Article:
It’s a fast-paced narrative that critics and readers alike agree has literary merit. The debate comes from the author’s proclamation of being perfectly factual. This is a review of Truman Capote’s In Cold Blood.
I had read some of Murdoch’s work previously, but I admit that I wanted this set because the book design was gorgeous from the covers to the selection of typeface and the ratio of text to margins. This is a review of Iris Murdoch’s The Sea, The Sea.
When Greenwood is asked to list her symptoms, she keeps repeating that she can’t read and she can’t sleep. She is studying English for her post-secondary education, and reading as well as words define her life. When she can no longer read, what’s left of her world falls apart, and it drives her to attempt suicide. This is a review of Sylvia Plath’s The Bell Jar.
When I was young, I think I can remember my mother having a copy of this book. My lovely spouse also remembers one being somewhere in her childhood home. This is a review of Carol Shields’ The Stone Diaries.
Christmas shopping for our household would not be complete without at least one trip to the bookstore. Multiple bookstores. Fanfare Books is where I first discovered the work of Timothy Findley, who spent his final years in this town and was a dedicated friend of the store. This is a review of The Butterfly Plague.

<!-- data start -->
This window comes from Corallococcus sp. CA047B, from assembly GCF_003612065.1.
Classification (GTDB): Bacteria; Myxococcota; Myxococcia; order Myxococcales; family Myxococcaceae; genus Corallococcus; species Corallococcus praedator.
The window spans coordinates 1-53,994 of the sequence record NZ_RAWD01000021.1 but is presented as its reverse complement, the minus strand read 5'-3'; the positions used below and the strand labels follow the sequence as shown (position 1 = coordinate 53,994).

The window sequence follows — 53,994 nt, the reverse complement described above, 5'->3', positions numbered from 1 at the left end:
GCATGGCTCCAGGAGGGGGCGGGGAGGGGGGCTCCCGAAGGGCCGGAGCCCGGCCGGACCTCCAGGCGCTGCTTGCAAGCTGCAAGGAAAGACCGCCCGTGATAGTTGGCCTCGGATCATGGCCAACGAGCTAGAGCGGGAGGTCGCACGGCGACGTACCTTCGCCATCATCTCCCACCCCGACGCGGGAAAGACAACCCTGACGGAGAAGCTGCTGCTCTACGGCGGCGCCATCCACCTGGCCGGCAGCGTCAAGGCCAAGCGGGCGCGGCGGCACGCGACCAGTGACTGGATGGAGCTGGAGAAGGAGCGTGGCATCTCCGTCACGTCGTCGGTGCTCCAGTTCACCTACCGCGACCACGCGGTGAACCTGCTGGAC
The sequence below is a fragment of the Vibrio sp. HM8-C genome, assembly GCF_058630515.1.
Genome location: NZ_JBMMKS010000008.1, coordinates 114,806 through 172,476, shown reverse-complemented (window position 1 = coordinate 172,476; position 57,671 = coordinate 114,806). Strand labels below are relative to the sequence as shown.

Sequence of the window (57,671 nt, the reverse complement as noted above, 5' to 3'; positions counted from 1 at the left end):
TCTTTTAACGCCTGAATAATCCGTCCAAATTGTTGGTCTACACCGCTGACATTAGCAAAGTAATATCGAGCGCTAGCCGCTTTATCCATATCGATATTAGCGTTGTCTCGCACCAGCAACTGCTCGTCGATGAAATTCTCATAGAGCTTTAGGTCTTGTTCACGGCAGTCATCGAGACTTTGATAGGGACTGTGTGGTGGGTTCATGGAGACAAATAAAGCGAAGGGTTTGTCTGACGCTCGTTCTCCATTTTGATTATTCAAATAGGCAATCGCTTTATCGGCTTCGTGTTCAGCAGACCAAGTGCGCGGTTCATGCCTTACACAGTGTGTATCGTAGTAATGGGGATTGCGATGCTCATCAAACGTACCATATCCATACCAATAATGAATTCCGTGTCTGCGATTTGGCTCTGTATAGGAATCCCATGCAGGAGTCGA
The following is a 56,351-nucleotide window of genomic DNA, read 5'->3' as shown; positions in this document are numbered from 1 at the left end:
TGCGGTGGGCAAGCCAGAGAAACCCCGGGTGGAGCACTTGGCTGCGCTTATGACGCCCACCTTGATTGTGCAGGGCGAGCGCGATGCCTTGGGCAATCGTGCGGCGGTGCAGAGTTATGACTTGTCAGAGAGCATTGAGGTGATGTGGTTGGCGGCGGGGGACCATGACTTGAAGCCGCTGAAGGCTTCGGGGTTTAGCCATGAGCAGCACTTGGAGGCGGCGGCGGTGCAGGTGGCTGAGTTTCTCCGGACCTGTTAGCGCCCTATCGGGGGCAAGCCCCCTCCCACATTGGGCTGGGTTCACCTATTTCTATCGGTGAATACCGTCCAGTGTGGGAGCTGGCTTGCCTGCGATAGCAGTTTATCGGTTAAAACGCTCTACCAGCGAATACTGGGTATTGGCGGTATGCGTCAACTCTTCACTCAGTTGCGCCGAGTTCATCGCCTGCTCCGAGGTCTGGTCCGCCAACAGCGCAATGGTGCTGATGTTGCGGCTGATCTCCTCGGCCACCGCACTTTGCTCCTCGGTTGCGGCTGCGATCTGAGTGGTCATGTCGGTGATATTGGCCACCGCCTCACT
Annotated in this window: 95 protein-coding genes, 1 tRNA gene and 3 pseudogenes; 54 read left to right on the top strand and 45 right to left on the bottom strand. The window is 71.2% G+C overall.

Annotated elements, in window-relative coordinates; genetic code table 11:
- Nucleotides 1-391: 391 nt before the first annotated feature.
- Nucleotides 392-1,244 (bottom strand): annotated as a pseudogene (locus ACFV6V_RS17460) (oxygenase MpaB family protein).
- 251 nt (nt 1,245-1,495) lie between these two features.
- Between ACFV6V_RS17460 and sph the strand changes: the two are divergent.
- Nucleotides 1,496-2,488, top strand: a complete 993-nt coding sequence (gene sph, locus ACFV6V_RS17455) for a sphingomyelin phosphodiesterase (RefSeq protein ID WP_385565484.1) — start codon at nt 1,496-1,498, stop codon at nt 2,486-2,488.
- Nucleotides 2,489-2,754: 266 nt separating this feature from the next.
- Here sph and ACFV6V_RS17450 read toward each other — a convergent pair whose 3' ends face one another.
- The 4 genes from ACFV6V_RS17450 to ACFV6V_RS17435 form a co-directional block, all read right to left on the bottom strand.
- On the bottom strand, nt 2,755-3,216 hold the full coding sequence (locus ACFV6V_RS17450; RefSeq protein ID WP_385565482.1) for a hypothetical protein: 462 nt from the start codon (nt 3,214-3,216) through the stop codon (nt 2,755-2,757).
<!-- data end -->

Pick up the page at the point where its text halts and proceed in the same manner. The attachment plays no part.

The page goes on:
It takes a very good writer to write the ordinary and make it seem exactly that: ordinary. Alice Munro is just such a writer. Her stories aren’t fantastical; instead, they are stories of people that could be your neighbour or one of your parents’ friends. This is a review of The Love of A Good Woman.
I’ve met people that swear by Camp Crystal Lake and others that don Freddy’s classic bladed gloves or put on the Ghostface mask from the Scream series. But nothing really gives me that feeling of decay, destruction, and ghostliness like stories, films, and books that have Victorian settings. This is a review of Susan Hill’s The Woman in Black.
I’ll always remember the hospital and the hospital basement as one of the settings of my childhood. I spent a lot of time there and listening to my mother’s stories of what it’s like to work in healthcare. This is a review of Aleksandr Solzhenitsyn’s Cancer Ward.
These novels aren’t exactly ‘novels’ per se, in the sense that they are not traditionally structured narratives. Instead, they are more of a collection of stories about rural life in the later nineteenth century. This is a review of Flora Thompson’s Lark Rise to Candleford.
For a few years, starting when I was twelve or thirteen I followed the same ritual on Friday nights. Right after dinner, as dusk was falling, I’d walk to the mall across the street and enter the store, making a beeline to my favourite section — the horror movies. This is a review of Ray Russell’s The Case Against Satan.